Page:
Kolmogorov complexity is a theoretical measure of the computational complexity, or minimum string length in a universal description language, required to represent an object or set of data. It is a theoretical measure that is not computable. To estimate the Kolmogorov complexity, an object may be compressed and concatenated with the associated decompression routine, to give the approximate minimum string length to describe the object. The observation, when this theory is related to malware, is that similar malware have similar measures of Kolmogorov complexity. This form of analysis occurs on the malwares raw file or section content. Estimating Kolmogorov complexity was proposed in peHash [14] by identifying the compression ratio of a malicious sample that was subsequently used for clustering malware families. Another measure of similarity related to Kolmogorov complexity is the Normalized Compression Distance (NCD). The NCD was used in [15] to cluster worms into families. This approach, like peHash [14], was not used to classify samples as being benign or malicious, but to cluster malicious samples only. It was the observation in [16] that malware and benign programs can be classified according to a likeness to a compression model for each of the malicious and benign classes. In this research, it was proposed that two compression models be constructed from a two training sets, one of malicious samples, and one of benign samples. To classify a query sample as being malicious or benign, the number of bits required to encode the query was calculated for each compression model. The query was classified by identifying the class that requires the least data to encode the query.

4.3 The Similarity Search Used in InstanceBased Learning
A search of a database to find similar, but not necessarily identical objects to a query is known as a similarity search. The similarity search is a central aspect of instance-based learning when applied to malware detection and classification using a large number of malware signatures and training instances. Distance functions between objects that have the properties of a metric can employ the use of Metric Access Methods. A similarity search using metric access methods performs faster than exhaustive linear search and enables significantly larger databases without being restricted by an equivalent increase in running time. Metric access methods may use either static or dynamic databases. In dynamic Metric Access Methods, dynamic database operations, such as object insertion, can be effectively performed with reasonable performance expectations.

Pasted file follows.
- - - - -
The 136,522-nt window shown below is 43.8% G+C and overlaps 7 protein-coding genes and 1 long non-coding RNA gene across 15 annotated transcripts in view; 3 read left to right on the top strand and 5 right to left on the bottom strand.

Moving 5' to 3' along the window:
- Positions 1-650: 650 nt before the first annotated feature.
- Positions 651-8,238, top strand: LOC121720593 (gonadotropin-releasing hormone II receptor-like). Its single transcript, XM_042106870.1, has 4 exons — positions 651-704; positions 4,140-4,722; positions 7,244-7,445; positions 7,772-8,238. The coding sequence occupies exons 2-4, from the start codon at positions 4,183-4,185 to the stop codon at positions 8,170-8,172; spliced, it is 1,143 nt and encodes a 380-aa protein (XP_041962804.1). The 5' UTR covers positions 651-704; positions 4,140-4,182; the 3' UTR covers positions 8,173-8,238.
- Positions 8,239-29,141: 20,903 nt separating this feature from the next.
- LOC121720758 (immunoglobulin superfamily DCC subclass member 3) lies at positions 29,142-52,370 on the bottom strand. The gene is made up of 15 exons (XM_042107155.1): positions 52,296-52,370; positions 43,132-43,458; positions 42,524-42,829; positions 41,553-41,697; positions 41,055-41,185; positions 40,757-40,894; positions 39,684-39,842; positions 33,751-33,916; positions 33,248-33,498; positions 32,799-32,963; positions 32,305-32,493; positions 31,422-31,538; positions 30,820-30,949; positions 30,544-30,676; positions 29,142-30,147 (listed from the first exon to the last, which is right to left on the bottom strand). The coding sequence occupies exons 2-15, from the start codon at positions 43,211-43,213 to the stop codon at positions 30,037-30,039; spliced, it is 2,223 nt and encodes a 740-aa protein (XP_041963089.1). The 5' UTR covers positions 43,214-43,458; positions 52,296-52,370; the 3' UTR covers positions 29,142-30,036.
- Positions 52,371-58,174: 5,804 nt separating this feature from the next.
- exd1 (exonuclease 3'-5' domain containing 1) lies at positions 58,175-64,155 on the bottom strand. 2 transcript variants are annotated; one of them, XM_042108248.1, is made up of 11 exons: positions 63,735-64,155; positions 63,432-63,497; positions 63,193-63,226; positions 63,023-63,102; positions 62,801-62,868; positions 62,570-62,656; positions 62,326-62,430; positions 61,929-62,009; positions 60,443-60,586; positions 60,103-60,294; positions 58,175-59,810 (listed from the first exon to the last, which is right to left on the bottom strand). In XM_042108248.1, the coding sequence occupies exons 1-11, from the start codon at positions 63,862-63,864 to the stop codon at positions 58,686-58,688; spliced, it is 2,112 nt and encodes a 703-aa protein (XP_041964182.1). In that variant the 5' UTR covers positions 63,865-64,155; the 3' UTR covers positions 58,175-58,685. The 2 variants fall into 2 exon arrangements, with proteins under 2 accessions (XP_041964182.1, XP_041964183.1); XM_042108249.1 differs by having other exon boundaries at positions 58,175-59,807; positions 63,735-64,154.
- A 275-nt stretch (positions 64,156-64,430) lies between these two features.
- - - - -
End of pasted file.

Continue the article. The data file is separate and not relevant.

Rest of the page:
5.2.3 String Signatures
Static string signatures have been the dominant technique used in traditional Antivirus. String signatures represent patterns in a malware’s raw content used to uniquely identify it. In [1, 2] it was proposed to automatically extract the string signatures used by the detection system. The set of all possible likely string signatures of fixed size are extracted from the malware, and those that result in high similarity to a corpus of benign programs are removed from the signature candidate list. String signatures may use fast string matching algorithms to detect malicious instances [3]. Wildcards and regular expressions present extensions of string matching that can be used in the detection of malware variants. String signatures are efficient, and more effective than file hashing, but can be ineffective when faced with polymorphic malware variants.

5. CLASSIFICATION APPROACHES BY FEATURE 5.1 Object File Header Attributes
Identifying object file discrepancies to detect malware has sometimes been used by commercial Antivirus to detect suspicious binaries. peHash [14] proposed a similar technique by hashing object file features to cluster malware. The advantage of this approach is that it is highly efficient. The disadvantage is that using object file attributes predominantly identifies those attributes of the packing tool used when packing the malware. The concept is very similar to the techniques used when identifying code packing using object file features. Classifying a sample as malicious, based on the packer, is not necessarily accurate. It is not necessarily true that the presence of code packing indicates the malicious intent of a program.

5.2.4 Malware Normalization
To improve the effectiveness of string based signatures, malware normalization has been proposed. Normalizing malware before passing it to Antivirus software was investigated by Christodorescu et al in [17]. Static analysis was carried to eliminate unnecessary control flow as indicated by superfluous unconditional branches. Semantic nops were also removed from the malware by using decision procedures. At this point the malware was passed, now in a more canonical form, to Antivirus software. Another approach to the code normalization problem was to rewrite sequences of code using compiler optimisation techniques [18]. Expression propagation, dead code elimination, and expression simplification using algebraic identities was used. The intuition is that that the process of an optimising compiler

5.2 Byte Level Approaches
5.2.1 File Hashing
The simplest approach to malware detection is hashing the contents of the file and comparing that hash against a blacklist. This approach is widely used in commercial Antivirus. The disadvantage of using this approach on its own is that it ineffectively detects malware that has incurred any byte level alterations. However, the blacklisting of specific and unaltered malware instances is a useful technique that is easily and efficiently implemented.